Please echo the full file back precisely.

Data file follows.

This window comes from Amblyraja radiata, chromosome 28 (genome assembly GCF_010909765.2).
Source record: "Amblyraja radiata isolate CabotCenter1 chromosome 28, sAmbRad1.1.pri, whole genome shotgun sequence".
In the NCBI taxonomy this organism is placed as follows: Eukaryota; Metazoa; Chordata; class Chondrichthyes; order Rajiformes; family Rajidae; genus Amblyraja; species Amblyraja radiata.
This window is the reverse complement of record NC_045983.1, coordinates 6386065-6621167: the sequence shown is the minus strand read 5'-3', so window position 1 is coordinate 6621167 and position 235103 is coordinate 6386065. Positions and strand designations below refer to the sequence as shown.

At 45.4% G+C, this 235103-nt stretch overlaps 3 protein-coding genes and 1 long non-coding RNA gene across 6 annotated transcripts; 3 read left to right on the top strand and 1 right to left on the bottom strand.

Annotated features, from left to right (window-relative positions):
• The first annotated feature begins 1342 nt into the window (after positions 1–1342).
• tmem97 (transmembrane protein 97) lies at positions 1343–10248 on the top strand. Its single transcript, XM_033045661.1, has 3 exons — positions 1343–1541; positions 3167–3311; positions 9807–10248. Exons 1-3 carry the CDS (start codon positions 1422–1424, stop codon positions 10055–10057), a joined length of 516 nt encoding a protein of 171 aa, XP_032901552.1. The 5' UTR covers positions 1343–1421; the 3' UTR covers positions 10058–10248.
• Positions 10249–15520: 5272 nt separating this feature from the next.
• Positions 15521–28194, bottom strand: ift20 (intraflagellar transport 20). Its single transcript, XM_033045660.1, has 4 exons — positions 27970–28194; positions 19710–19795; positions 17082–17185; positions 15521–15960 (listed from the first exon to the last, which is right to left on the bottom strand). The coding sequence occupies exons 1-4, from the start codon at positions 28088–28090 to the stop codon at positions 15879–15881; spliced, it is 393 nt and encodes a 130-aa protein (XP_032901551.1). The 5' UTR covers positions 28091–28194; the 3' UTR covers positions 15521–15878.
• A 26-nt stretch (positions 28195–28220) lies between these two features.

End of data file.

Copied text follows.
This window comes from Amblyraja radiata, chromosome 28 (genome assembly GCF_010909765.2).
Source record: "Amblyraja radiata isolate CabotCenter1 chromosome 28, sAmbRad1.1.pri, whole genome shotgun sequence".
In the NCBI taxonomy this organism is placed as follows: Eukaryota; Metazoa; Chordata; class Chondrichthyes; order Rajiformes; family Rajidae; genus Amblyraja; species Amblyraja radiata.
This window is the reverse complement of record NC_045983.1, coordinates 6386065-6621167: the sequence shown is the minus strand read 5'-3', so window position 1 is coordinate 6621167 and position 235103 is coordinate 6386065. Positions and strand designations below refer to the sequence as shown.

At 45.4% G+C, this 235103-nt stretch overlaps 3 protein-coding genes and 1 long non-coding RNA gene across 6 annotated transcripts; 3 read left to right on the top strand and 1 right to left on the bottom strand.

Annotated features, from left to right (window-relative positions):
• The first annotated feature begins 1342 nt into the window (after positions 1–1342).
• tmem97 (transmembrane protein 97) lies at positions 1343–10248 on the top strand. Its single transcript, XM_033045661.1, has 3 exons — positions 1343–1541; positions 3167–3311; positions 9807–10248. Exons 1-3 carry the CDS (start codon positions 1422–1424, stop codon positions 10055–10057), a joined length of 516 nt encoding a protein of 171 aa, XP_032901552.1. The 5' UTR covers positions 1343–1421; the 3' UTR covers positions 10058–10248.
• Positions 10249–15520: 5272 nt separating this feature from the next.
• Positions 15521–28194, bottom strand: ift20 (intraflagellar transport 20). Its single transcript, XM_033045660.1, has 4 exons — positions 27970–28194; positions 19710–19795; positions 17082–17185; positions 15521–15960 (listed from the first exon to the last, which is right to left on the bottom strand). The coding sequence occupies exons 1-4, from the start codon at positions 28088–28090 to the stop codon at positions 15879–15881; spliced, it is 393 nt and encodes a 130-aa protein (XP_032901551.1). The 5' UTR covers positions 28091–28194; the 3' UTR covers positions 15521–15878.
• A 26-nt stretch (positions 28195–28220) lies between these two features.